Grammy party attendees lobby legislators for music tax incentives bill

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Before they strolled the red carpet at Tuesday night’s annual Georgia Grammy nominees party at the downtown W hotel, many of the evening’s honorees spent the day lobbying at the state capitol. As part of the inaugural Georgia Music Day, Sugarland‘s Kristian Bush, Rolling Stones keyboardist Chuck Leavell, Zac Brown Band’s Coy Bowles and John Hopkins and others turned up downtown in an effort to convince lawmakers to provide the same enticing tax incentives for the music business currently being enjoyed by our burgeoning film and television production industry.

“This is something we’ve been working on for three years,” Grammys Atlanta Chapter senior executive director Michele Rhea Caplinger told us Tuesday night. “The film tax bill took eight years to get passed. It’s a process. We’re talking about including live music, recorded music, music technology and music education. When we see Georgia artists like R.E.M. go and spend four months in New Orleans because they can take advantage of the tax credits there, that’s a problem. It’s the perfect complement [to the film and television bill]. This could make us an even more dynamic entertainment hub.”

A current entertainment act bill under consideration at the gold dome already encompasses proposed tax credits for music video production and for music scoring and composition for film. Caplinger says passing that bill alone could mean a leg up for the state’s music industry. “For example, [the new Dolly Parton/Queen Latifah comedy] ‘A Joyful Noise’ was shot here but they didn’t record it here. If this bill passes, they could do both.” Caplinger has her fingers crossed a music tax incentive bill will be drafted and ready in time for the 2013 state legislative session.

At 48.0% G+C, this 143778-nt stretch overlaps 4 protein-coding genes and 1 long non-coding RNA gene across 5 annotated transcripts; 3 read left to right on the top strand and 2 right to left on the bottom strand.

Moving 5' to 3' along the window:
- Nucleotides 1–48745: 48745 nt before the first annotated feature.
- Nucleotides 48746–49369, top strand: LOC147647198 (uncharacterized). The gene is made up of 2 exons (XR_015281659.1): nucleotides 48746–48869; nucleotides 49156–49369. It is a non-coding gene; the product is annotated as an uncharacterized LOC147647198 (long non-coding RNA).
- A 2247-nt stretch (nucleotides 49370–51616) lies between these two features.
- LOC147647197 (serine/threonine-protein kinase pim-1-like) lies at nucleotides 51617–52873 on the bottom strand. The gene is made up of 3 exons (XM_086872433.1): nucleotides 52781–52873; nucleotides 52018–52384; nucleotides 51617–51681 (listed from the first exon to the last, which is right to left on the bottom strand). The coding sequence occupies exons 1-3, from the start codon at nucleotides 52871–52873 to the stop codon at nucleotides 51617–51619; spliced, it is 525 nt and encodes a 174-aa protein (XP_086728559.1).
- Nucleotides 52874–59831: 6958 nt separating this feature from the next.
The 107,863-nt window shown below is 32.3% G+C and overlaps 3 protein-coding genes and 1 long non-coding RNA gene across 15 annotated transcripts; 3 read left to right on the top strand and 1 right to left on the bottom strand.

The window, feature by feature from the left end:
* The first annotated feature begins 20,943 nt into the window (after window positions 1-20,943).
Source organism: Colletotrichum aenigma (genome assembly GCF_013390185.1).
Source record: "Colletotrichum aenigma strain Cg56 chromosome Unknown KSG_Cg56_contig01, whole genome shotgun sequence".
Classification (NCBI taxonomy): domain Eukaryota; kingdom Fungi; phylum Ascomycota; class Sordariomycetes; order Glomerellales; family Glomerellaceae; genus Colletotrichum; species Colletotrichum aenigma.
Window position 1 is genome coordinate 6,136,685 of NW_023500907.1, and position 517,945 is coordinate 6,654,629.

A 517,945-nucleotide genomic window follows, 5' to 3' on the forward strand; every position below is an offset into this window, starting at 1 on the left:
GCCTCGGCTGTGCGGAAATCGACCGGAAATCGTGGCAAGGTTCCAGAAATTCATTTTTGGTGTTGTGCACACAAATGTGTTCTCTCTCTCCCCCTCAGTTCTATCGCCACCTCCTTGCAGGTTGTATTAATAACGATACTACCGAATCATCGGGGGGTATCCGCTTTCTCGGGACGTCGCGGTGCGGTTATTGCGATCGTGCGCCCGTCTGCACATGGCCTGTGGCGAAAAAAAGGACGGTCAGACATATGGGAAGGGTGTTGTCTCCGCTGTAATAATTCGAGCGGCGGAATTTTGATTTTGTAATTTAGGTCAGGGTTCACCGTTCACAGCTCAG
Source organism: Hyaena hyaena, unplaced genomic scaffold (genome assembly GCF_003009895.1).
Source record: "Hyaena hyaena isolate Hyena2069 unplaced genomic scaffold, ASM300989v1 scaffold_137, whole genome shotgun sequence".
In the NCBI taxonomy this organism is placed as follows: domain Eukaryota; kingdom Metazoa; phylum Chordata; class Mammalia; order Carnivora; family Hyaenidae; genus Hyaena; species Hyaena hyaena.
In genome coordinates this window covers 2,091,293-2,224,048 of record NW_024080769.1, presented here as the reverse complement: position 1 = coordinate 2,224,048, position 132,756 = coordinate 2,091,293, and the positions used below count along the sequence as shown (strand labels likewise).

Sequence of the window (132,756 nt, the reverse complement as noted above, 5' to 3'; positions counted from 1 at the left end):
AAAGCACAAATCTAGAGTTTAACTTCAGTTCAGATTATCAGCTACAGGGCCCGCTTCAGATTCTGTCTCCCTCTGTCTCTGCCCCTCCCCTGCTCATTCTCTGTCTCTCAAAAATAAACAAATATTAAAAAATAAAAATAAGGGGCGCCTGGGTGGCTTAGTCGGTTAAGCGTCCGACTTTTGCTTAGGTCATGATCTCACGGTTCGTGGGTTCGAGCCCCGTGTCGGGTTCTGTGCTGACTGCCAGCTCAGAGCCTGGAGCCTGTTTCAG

She’s not alone. Sugarland’s Kristian Bush has been recording here for the past two decades, going back to his nights gigging at Trackside Tavern and creating Billy Pilgrim‘s Atlantic Records debut with Andrew Hyra at Don McCollister‘s Nickel & Dime Studios here.  Bush arrived on the red carpet with his bandmate and brother Brandon Bush. “Today was awesome. It all begins in that room and those were the right people for us to be talking to today,” he told us. “I would love for there to be more incentives to stay here and make records. I learned how to make records here. I think we built Don’s old place and put the sheetrock up in there! With Sugarland, it is so convenient to record in L.A. or New York or Nashville because of the infrastructure and the support that those cities and states have for the music business. I know that same support exists here, it just needs a little bit of help.”

Chuck Leavell was also on hand to support the lobbying effort. “If we can follow what the film industry has done, we can attract artists to Georgia and keep them in Georgia while providing them with tax incentives to write and record here,” Leavell told Atlanta magazine Tuesday night. So, would it be nice to record in his home state with Mick and Keith and the boys? Leavell laughed and replied, “Yeah man, let’s do it! We’ve played all over the world together but we’ve never recorded here at home. Wouldn’t that be cool?!”

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